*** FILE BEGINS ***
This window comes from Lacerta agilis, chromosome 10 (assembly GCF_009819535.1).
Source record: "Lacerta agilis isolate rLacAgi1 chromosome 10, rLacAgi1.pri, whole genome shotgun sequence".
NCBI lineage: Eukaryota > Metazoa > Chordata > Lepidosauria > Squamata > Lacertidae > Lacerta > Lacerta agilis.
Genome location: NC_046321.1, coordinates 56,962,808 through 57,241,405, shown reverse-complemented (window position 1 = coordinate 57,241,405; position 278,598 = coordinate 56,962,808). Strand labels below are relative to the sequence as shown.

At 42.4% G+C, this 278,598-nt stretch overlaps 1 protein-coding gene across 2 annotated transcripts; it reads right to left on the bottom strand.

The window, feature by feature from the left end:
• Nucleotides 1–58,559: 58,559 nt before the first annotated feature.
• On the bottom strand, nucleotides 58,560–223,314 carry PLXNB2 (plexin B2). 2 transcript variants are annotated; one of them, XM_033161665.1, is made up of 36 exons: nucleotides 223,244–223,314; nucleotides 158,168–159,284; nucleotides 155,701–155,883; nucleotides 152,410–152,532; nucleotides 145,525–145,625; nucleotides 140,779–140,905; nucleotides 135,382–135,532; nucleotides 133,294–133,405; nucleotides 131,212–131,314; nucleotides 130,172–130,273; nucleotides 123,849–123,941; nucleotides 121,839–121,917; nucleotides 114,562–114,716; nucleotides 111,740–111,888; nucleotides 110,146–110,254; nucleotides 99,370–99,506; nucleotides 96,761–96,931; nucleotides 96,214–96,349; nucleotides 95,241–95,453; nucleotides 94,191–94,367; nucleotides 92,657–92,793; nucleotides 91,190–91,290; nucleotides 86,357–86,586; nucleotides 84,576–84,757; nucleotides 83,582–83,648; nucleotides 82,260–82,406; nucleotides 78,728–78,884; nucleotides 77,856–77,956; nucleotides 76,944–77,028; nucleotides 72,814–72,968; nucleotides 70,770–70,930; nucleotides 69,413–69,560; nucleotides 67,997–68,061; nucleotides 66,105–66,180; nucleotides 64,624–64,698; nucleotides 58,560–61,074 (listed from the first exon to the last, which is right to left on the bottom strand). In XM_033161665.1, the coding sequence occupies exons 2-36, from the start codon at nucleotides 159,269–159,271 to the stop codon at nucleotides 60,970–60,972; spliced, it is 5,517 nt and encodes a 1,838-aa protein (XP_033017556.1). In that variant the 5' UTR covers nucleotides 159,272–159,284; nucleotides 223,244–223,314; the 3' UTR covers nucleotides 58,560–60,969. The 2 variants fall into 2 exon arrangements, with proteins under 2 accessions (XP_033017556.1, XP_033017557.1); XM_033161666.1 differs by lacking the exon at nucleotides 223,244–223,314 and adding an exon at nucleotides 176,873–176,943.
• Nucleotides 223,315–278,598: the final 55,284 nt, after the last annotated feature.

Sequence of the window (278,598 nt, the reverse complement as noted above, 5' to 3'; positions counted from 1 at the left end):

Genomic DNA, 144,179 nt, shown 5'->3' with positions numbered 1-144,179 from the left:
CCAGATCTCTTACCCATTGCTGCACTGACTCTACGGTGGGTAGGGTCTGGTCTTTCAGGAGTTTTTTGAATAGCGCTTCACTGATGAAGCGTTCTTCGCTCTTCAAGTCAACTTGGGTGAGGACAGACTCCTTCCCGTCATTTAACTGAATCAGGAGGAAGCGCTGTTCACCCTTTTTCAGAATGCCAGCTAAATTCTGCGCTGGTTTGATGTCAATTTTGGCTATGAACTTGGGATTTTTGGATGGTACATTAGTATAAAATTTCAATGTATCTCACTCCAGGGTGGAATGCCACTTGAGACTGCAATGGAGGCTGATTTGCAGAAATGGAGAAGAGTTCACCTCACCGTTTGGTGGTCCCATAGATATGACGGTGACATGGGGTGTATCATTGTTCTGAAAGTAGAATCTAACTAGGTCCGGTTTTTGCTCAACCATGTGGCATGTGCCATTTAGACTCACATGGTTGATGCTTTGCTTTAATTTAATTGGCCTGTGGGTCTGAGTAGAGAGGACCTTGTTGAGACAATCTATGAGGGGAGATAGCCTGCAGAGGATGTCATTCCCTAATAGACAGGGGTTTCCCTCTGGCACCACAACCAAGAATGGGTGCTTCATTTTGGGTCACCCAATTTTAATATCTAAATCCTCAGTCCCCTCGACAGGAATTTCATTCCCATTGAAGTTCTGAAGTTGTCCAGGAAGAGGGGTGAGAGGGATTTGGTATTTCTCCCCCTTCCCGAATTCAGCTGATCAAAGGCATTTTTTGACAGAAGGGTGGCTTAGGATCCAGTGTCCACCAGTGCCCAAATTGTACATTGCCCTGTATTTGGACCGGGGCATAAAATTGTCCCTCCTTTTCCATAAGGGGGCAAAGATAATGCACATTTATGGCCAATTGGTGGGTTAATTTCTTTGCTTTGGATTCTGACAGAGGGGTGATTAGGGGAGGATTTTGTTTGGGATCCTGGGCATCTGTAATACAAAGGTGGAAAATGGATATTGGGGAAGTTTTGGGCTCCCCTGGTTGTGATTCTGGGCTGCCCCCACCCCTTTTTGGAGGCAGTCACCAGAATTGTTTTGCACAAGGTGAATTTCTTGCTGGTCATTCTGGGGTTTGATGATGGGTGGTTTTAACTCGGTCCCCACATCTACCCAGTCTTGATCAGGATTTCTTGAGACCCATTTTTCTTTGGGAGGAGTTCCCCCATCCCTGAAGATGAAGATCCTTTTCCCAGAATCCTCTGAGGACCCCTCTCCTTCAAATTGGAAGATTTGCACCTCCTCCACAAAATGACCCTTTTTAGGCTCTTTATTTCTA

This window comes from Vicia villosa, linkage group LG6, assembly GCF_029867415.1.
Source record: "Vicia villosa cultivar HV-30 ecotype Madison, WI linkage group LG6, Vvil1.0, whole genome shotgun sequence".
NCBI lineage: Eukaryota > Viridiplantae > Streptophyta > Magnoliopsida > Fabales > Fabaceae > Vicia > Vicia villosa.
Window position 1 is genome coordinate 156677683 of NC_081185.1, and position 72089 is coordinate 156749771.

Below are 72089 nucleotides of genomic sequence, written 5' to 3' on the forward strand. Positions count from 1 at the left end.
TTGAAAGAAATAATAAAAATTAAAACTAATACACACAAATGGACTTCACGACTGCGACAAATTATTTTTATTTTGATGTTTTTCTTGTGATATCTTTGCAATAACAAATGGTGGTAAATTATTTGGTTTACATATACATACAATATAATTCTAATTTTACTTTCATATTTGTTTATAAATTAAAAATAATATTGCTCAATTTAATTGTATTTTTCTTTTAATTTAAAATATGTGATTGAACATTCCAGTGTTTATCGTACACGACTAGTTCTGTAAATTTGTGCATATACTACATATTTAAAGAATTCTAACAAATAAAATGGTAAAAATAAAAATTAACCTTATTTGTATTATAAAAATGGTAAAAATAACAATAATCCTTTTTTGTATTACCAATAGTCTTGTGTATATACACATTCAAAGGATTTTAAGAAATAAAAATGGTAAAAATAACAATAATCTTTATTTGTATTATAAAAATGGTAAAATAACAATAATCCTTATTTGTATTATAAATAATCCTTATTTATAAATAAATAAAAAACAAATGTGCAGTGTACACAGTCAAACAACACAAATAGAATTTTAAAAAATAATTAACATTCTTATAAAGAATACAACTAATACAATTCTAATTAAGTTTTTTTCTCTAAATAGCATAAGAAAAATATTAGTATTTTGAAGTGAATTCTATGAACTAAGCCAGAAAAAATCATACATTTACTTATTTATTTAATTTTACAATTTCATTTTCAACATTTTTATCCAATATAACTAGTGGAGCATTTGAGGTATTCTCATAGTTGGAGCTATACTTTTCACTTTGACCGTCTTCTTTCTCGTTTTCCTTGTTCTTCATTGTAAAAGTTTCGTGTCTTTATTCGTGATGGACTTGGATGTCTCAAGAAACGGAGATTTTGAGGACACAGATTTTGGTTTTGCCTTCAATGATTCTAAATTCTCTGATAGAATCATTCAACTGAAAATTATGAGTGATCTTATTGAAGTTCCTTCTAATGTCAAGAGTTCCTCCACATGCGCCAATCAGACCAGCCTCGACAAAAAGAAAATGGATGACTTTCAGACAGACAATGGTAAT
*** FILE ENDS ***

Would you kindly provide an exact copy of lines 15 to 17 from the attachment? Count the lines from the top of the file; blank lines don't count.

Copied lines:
NCBI lineage: Eukaryota > Viridiplantae > Streptophyta > Magnoliopsida > Fabales > Fabaceae > Vicia > Vicia villosa.
Window position 1 is genome coordinate 156677683 of NC_081185.1, and position 72089 is coordinate 156749771.

Below are 72089 nucleotides of genomic sequence, written 5' to 3' on the forward strand. Positions count from 1 at the left end.